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What Does A Trump Presidency Mean for Mobile Payments?

November 14, 2016         By: Steven Anderson

Whether you’re still crying or still dancing to “Everything is Awesome” even after the recent election, there’s one thing more to consider: the impact that President-Elect Trump is likely to have on the mobile payments market.

The good news here is that there will likely be a lot of impact. The bad news, however, is that not all the news is good.

So, the good news first. Trump’s tax plan, if it goes through as designed, will lower a lot of people’s tax bills outright. It will not only be simpler to calculate—which means your need to pay H&R Block might be removed—but it will likely also be lower.

That means more cash in pocket, and that means more potential for spending. Spending routed, at least somewhat, through mobile payment systems.

That has a beneficial effect on the overall economy, sparking more sales, which means more people are needed to make and sell the things in question and generating what’s called a “virtuous cycle,” where good things make more good things.

Plus, the payments industry has been improving security and offering more services, so we could see a general rise in the field thanks to those factors alone.

However, Trump’s planned target of remittances from the United States to Mexico may have a serious impact on the payments industry. Bar none, the US / Mexico trade is the largest for the remittances industry.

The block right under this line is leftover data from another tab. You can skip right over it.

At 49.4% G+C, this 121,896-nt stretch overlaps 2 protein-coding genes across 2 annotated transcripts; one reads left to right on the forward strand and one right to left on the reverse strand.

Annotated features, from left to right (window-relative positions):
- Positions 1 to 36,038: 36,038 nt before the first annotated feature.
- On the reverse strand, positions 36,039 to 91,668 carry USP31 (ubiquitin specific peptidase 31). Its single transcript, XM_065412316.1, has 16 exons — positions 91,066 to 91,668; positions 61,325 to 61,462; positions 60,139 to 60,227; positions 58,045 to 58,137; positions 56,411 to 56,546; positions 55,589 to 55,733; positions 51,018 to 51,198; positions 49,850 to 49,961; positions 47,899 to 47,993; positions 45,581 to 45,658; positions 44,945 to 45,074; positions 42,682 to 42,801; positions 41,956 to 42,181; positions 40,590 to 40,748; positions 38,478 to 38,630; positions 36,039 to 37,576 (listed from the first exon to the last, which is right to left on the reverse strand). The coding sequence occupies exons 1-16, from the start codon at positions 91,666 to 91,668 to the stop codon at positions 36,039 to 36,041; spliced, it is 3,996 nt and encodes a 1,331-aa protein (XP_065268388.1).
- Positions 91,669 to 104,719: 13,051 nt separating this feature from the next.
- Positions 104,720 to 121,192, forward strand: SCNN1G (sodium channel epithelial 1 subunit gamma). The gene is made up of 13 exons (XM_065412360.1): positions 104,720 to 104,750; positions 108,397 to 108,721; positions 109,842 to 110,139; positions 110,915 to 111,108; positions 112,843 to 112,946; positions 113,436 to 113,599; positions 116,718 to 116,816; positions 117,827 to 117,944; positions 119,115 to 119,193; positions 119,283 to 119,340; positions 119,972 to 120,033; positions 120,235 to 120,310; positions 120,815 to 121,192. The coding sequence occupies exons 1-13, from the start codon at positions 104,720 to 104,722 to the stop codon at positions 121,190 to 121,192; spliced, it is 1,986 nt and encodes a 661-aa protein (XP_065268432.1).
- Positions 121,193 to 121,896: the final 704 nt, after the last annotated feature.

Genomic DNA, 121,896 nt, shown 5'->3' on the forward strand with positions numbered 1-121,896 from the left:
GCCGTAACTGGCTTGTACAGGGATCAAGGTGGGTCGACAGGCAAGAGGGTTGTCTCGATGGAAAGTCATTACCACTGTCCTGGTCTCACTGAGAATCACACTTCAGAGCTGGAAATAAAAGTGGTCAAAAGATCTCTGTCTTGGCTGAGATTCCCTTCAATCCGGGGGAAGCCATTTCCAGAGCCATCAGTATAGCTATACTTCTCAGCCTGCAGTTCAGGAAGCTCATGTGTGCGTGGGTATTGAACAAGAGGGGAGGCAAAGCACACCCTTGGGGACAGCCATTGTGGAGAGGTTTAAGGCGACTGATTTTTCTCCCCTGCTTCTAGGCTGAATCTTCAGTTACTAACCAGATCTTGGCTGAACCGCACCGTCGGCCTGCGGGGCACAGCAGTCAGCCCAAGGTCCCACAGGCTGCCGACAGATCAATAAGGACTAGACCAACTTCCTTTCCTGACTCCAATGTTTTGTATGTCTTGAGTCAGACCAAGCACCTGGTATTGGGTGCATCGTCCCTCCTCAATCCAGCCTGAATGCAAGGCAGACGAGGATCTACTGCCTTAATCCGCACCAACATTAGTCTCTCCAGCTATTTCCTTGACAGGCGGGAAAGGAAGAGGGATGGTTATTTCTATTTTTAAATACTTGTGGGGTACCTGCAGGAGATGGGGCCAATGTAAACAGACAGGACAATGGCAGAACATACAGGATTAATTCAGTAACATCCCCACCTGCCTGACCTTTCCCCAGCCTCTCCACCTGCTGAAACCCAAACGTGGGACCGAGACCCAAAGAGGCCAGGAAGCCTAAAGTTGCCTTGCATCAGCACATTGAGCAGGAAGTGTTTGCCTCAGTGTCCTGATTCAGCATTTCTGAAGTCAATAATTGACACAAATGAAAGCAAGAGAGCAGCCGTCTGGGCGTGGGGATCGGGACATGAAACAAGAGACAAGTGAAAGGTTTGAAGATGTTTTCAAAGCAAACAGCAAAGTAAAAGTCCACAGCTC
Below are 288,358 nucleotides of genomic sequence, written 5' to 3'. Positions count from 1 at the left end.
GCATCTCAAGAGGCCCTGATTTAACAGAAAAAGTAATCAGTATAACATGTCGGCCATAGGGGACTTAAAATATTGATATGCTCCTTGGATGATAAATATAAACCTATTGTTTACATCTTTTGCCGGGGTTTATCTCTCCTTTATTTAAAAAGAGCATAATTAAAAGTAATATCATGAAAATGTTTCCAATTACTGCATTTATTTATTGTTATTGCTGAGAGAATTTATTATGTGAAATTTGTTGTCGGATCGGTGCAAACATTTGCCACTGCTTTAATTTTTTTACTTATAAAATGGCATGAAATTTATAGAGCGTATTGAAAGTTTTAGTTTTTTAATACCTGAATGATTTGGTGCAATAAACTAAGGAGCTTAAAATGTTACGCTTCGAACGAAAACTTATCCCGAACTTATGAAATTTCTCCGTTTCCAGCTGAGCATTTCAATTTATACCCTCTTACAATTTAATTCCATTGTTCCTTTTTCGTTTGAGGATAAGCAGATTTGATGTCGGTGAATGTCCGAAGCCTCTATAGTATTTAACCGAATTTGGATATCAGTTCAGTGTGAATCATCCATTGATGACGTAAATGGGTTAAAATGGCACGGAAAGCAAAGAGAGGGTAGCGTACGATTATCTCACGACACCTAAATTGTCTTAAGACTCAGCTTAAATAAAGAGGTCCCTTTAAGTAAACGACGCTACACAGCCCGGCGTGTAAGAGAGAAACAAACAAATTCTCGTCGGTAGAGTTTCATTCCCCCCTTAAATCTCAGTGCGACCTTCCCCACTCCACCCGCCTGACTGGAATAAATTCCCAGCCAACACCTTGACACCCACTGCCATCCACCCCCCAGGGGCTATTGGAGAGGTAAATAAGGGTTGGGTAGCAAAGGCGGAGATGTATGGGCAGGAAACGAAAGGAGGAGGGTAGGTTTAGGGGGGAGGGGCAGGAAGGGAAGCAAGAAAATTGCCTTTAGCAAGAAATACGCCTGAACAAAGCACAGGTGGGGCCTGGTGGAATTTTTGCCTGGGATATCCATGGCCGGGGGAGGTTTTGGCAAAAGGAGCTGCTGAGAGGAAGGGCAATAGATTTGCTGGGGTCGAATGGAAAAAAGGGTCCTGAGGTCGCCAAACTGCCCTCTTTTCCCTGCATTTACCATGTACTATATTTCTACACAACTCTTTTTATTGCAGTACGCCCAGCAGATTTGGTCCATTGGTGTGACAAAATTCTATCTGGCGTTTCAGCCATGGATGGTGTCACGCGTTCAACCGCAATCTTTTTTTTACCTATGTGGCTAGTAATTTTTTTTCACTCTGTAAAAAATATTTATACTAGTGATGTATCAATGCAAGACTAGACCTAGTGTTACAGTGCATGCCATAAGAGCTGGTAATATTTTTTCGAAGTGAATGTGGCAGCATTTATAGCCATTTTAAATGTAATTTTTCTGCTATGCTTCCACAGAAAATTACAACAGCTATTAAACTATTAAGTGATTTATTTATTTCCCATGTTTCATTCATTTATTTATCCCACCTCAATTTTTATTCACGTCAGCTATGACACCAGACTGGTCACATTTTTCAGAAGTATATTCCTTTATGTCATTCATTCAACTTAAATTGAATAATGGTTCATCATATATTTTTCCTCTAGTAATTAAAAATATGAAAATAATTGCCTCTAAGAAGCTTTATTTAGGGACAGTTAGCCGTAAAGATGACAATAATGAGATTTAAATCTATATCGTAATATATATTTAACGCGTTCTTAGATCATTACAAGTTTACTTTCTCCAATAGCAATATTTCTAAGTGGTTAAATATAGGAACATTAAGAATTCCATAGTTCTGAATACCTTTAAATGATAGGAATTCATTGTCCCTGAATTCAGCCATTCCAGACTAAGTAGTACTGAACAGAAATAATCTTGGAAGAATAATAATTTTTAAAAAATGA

Mexico gets about $25 billion, while China comes in next at $16 billion and India third at $12 billion. Rounding out the top five is the Philippines at $10 billion and Vietnam at $7 billion. What’s more, it would have a clear impact on several firms’ operations; Western Union, for example, actually doubled its presence in Mexico, while MoneyGram partnered with Walmart to make such remittances easier to accomplish.

Granted, it’s very early to predict the impact of a Trump presidency on the mobile payments market. He’s not even technically the president for another two months, roughly. Starting to think about this sort of thing now could prove valuable in the end, because knowing what may be coming allows one to plan for it in advance, and potentially, be ready for the likely changes to come.